While Australia had its best performance in the pool at the Tokyo 2020 Olympics, further innovation in sport science and coaching is needed in the lead up to the nation’s home Brisbane 2032 Olympics.
Dr Andrew Govus has received funding from the Australian Institute of Sport to optimise adaptive athlete performance in swimming.
“Monitoring physiology and performance in swimming currently involves measuring lap times, split times, stroke characteristics, perceptual measures, heart rate and blood lactate variables at the poolside to make an inference about an athlete’s adaptive response to training,” explains Govus.
“These measures, however, only provide an estimate of a swimmer’s adaptive state and cannot determine how training, nutrition and recovery interventions alter a swimmer’s metabolism.”
The Swimmer’s Phenomics Project, led by Govus, will tap into new technologies – including epigenetic (gene regulation) and metabolic profiling methods – to optimise individualised training regimes for high-performance swimmers.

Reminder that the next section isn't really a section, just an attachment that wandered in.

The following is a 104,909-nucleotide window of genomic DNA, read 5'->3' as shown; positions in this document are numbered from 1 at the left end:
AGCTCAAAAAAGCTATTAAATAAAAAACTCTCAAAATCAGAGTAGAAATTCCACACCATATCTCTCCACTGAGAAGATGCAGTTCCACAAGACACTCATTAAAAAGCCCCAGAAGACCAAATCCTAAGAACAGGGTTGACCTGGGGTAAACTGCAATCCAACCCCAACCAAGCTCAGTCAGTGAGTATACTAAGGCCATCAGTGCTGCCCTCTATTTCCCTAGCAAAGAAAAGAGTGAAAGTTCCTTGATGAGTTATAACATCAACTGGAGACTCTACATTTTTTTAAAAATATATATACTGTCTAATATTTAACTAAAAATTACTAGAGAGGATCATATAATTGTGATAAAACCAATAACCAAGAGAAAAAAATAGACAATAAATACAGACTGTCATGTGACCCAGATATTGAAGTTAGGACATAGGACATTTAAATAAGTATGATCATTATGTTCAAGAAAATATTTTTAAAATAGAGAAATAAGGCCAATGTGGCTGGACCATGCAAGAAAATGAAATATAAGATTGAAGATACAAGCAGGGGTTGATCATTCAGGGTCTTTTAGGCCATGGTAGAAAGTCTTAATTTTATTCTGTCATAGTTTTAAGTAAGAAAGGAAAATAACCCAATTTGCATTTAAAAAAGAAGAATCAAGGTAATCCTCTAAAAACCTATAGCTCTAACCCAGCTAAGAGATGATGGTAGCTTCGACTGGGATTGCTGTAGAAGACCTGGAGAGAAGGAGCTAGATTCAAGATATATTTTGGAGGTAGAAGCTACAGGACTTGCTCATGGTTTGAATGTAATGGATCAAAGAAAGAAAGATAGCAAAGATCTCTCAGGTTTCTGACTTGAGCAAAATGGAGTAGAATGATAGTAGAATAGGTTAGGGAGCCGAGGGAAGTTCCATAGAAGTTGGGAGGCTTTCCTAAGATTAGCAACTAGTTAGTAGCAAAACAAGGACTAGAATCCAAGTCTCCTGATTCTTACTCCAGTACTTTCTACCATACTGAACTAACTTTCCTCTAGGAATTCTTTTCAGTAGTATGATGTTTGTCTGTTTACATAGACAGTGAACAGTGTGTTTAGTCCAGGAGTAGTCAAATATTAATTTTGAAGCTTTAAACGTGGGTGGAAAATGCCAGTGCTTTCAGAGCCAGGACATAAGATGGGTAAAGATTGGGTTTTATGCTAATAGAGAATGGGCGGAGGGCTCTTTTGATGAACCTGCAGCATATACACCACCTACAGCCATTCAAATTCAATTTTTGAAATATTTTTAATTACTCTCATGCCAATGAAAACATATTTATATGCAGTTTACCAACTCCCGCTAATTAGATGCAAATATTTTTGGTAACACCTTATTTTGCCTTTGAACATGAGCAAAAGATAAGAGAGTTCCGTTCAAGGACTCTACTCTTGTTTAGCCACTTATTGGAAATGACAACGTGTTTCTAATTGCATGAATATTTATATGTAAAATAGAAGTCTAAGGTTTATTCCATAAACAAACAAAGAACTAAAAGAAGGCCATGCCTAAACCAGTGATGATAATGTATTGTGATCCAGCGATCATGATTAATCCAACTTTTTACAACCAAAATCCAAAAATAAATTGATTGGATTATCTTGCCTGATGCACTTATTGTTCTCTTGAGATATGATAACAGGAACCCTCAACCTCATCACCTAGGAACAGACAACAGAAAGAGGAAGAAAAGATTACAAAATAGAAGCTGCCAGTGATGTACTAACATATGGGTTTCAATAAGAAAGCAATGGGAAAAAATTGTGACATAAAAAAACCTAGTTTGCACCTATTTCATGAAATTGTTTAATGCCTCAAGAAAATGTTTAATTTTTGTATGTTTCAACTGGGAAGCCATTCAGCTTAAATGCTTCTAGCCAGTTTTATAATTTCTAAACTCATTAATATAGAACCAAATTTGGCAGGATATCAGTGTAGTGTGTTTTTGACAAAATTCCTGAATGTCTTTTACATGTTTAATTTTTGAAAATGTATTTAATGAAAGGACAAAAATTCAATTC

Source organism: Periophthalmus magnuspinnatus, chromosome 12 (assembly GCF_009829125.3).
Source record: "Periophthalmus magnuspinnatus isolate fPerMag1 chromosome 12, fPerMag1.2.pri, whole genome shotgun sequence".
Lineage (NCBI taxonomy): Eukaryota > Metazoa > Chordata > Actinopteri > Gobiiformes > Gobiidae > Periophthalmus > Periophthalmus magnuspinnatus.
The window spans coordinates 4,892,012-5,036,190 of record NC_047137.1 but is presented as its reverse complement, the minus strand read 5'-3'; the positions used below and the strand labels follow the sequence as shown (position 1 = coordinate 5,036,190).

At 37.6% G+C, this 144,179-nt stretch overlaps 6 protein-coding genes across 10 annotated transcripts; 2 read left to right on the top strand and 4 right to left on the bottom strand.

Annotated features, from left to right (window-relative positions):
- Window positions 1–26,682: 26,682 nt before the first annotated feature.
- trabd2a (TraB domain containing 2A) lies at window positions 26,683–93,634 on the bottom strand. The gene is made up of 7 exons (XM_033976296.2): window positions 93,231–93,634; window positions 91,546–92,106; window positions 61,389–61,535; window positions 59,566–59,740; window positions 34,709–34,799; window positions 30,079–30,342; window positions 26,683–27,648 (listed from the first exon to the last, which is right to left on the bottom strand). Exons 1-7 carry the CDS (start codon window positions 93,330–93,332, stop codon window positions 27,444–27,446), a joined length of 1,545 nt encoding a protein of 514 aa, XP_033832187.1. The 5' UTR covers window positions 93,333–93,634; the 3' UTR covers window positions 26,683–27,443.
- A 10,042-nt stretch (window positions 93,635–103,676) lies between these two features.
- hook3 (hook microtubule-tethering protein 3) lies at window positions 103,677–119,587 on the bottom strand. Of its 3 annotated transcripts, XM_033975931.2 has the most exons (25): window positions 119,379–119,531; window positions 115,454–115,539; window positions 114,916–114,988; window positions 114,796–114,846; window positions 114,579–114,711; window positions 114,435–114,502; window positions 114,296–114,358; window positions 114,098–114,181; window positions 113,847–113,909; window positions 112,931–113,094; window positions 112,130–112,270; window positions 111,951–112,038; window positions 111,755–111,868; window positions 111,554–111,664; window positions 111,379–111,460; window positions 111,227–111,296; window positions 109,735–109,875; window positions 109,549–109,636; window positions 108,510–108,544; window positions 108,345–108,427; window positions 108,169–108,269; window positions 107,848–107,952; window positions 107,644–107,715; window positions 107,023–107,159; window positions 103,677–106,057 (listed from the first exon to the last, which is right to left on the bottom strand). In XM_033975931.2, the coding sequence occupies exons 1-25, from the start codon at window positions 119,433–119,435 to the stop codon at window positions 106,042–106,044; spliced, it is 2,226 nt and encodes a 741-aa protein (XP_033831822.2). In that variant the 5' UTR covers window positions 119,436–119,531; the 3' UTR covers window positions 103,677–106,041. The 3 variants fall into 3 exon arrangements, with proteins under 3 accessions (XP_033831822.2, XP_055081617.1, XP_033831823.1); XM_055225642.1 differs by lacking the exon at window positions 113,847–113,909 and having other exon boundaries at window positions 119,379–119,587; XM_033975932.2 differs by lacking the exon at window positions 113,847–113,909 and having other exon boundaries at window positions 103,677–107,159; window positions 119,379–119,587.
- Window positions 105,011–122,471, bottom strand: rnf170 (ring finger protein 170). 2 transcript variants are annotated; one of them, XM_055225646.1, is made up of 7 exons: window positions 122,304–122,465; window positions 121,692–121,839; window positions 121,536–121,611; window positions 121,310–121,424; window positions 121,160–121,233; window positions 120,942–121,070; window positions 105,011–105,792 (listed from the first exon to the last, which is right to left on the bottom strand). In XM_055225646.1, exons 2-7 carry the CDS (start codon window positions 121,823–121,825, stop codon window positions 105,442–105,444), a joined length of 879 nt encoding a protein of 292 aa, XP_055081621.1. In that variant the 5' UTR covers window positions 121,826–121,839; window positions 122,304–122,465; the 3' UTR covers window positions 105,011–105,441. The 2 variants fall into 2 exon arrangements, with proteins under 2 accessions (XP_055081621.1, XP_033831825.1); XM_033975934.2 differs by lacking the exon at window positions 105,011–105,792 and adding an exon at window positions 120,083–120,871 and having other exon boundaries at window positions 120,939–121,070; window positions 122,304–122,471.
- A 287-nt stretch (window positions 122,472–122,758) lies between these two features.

The project will monitor metabolic and epigenetic changes in male and female swimmers, in standardised, high-intensity training sessions over an eight-week period.
Govus and his team will then use this data to identify key markers for adaptation to training, undertake preliminary work on a blood monitoring panel to measure training responses.
The end goal is to use these findings to develop a point-of-care blood monitoring device over the next five years that offers real-time data about a swimmer’s response to coach-prescribed training and/or nutritional intervention.
Govus says that, if successful, molecular profiling methods could be used in other Olympic or professional sport.
“We hope to provide sport science support staff and coaches with rich information about how to individualise training, nutrition and recovery practices to optimise their athlete’s performance,” says Govus. “These new approaches may, indeed, be a game-changer in the professional sporting landscape.”